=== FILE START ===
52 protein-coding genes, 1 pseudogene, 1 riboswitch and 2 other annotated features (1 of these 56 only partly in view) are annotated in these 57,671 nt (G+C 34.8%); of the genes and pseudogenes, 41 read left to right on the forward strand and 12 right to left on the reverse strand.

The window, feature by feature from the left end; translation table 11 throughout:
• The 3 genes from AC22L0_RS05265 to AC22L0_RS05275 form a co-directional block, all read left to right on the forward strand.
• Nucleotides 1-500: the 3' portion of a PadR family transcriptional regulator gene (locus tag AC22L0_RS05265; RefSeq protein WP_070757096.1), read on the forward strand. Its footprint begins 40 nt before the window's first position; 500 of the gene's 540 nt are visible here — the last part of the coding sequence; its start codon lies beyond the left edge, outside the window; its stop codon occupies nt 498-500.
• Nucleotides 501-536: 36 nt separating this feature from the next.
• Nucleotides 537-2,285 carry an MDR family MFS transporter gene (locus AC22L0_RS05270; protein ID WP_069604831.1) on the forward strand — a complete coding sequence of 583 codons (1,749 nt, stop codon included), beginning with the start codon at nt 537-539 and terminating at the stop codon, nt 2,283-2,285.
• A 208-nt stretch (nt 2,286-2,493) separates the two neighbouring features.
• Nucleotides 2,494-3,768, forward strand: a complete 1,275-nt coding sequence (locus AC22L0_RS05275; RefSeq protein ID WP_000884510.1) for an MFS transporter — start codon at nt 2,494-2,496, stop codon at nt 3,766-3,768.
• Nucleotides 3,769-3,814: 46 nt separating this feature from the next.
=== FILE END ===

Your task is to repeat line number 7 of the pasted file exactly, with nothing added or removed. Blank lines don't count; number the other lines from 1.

• A 208-nt stretch (nt 2,286-2,493) separates the two neighbouring features.